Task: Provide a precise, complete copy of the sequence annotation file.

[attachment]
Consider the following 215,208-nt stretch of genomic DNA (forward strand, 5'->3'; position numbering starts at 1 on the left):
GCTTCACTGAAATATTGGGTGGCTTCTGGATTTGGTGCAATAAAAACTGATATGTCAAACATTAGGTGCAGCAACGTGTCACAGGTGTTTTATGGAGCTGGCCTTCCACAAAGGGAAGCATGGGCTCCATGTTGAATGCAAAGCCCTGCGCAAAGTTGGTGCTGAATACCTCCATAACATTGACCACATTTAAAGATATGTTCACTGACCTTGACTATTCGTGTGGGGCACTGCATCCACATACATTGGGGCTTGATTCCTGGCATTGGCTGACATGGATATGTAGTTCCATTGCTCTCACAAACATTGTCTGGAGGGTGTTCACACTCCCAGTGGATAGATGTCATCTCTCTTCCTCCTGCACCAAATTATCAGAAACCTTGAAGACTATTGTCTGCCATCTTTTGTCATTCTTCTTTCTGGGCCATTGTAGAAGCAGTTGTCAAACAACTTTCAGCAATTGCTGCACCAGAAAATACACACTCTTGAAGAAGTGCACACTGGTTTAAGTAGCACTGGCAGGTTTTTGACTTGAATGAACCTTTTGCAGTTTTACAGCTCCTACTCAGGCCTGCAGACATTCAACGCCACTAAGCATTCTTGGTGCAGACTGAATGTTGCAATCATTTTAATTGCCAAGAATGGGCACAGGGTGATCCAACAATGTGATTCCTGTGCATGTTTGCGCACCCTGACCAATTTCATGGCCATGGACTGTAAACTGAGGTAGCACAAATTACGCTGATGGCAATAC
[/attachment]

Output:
Consider the following 215,208-nt stretch of genomic DNA (forward strand, 5'->3'; position numbering starts at 1 on the left):
GCTTCACTGAAATATTGGGTGGCTTCTGGATTTGGTGCAATAAAAACTGATATGTCAAACATTAGGTGCAGCAACGTGTCACAGGTGTTTTATGGAGCTGGCCTTCCACAAAGGGAAGCATGGGCTCCATGTTGAATGCAAAGCCCTGCGCAAAGTTGGTGCTGAATACCTCCATAACATTGACCACATTTAAAGATATGTTCACTGACCTTGACTATTCGTGTGGGGCACTGCATCCACATACATTGGGGCTTGATTCCTGGCATTGGCTGACATGGATATGTAGTTCCATTGCTCTCACAAACATTGTCTGGAGGGTGTTCACACTCCCAGTGGATAGATGTCATCTCTCTTCCTCCTGCACCAAATTATCAGAAACCTTGAAGACTATTGTCTGCCATCTTTTGTCATTCTTCTTTCTGGGCCATTGTAGAAGCAGTTGTCAAACAACTTTCAGCAATTGCTGCACCAGAAAATACACACTCTTGAAGAAGTGCACACTGGTTTAAGTAGCACTGGCAGGTTTTTGACTTGAATGAACCTTTTGCAGTTTTACAGCTCCTACTCAGGCCTGCAGACATTCAACGCCACTAAGCATTCTTGGTGCAGACTGAATGTTGCAATCATTTTAATTGCCAAGAATGGGCACAGGGTGATCCAACAATGTGATTCCTGTGCATGTTTGCGCACCCTGACCAATTTCATGGCCATGGACTGTAAACTGAGGTAGCACAAATTACGCTGATGGCAATAC